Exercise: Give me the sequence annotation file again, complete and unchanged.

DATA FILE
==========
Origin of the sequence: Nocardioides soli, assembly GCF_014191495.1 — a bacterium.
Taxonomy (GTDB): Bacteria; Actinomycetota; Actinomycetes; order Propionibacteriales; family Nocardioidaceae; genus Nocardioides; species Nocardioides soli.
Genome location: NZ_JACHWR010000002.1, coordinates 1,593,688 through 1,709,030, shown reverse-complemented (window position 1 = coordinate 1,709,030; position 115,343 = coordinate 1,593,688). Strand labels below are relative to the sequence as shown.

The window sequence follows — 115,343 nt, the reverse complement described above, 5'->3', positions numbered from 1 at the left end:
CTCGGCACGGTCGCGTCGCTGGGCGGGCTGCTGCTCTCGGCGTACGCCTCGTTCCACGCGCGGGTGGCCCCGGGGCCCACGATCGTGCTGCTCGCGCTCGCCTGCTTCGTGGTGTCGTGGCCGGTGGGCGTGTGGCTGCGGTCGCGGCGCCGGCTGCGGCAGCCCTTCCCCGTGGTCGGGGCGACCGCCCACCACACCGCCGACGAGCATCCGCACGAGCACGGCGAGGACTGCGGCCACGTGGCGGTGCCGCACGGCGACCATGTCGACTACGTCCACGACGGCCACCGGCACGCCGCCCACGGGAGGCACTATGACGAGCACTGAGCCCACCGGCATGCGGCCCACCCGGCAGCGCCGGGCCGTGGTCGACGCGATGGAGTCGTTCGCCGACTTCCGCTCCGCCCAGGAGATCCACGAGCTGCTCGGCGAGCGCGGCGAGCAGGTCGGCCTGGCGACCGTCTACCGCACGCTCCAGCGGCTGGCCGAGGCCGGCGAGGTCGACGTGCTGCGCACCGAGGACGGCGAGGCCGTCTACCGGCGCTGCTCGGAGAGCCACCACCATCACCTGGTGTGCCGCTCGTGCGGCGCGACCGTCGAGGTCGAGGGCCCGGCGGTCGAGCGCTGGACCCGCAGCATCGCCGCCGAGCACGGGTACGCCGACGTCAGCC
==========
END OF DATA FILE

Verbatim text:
Origin of the sequence: Nocardioides soli, assembly GCF_014191495.1 — a bacterium.
Taxonomy (GTDB): Bacteria; Actinomycetota; Actinomycetes; order Propionibacteriales; family Nocardioidaceae; genus Nocardioides; species Nocardioides soli.
Genome location: NZ_JACHWR010000002.1, coordinates 1,593,688 through 1,709,030, shown reverse-complemented (window position 1 = coordinate 1,709,030; position 115,343 = coordinate 1,593,688). Strand labels below are relative to the sequence as shown.

The window sequence follows — 115,343 nt, the reverse complement described above, 5'->3', positions numbered from 1 at the left end:
CTCGGCACGGTCGCGTCGCTGGGCGGGCTGCTGCTCTCGGCGTACGCCTCGTTCCACGCGCGGGTGGCCCCGGGGCCCACGATCGTGCTGCTCGCGCTCGCCTGCTTCGTGGTGTCGTGGCCGGTGGGCGTGTGGCTGCGGTCGCGGCGCCGGCTGCGGCAGCCCTTCCCCGTGGTCGGGGCGACCGCCCACCACACCGCCGACGAGCATCCGCACGAGCACGGCGAGGACTGCGGCCACGTGGCGGTGCCGCACGGCGACCATGTCGACTACGTCCACGACGGCCACCGGCACGCCGCCCACGGGAGGCACTATGACGAGCACTGAGCCCACCGGCATGCGGCCCACCCGGCAGCGCCGGGCCGTGGTCGACGCGATGGAGTCGTTCGCCGACTTCCGCTCCGCCCAGGAGATCCACGAGCTGCTCGGCGAGCGCGGCGAGCAGGTCGGCCTGGCGACCGTCTACCGCACGCTCCAGCGGCTGGCCGAGGCCGGCGAGGTCGACGTGCTGCGCACCGAGGACGGCGAGGCCGTCTACCGGCGCTGCTCGGAGAGCCACCACCATCACCTGGTGTGCCGCTCGTGCGGCGCGACCGTCGAGGTCGAGGGCCCGGCGGTCGAGCGCTGGACCCGCAGCATCGCCGCCGAGCACGGGTACGCCGACGTCAGCC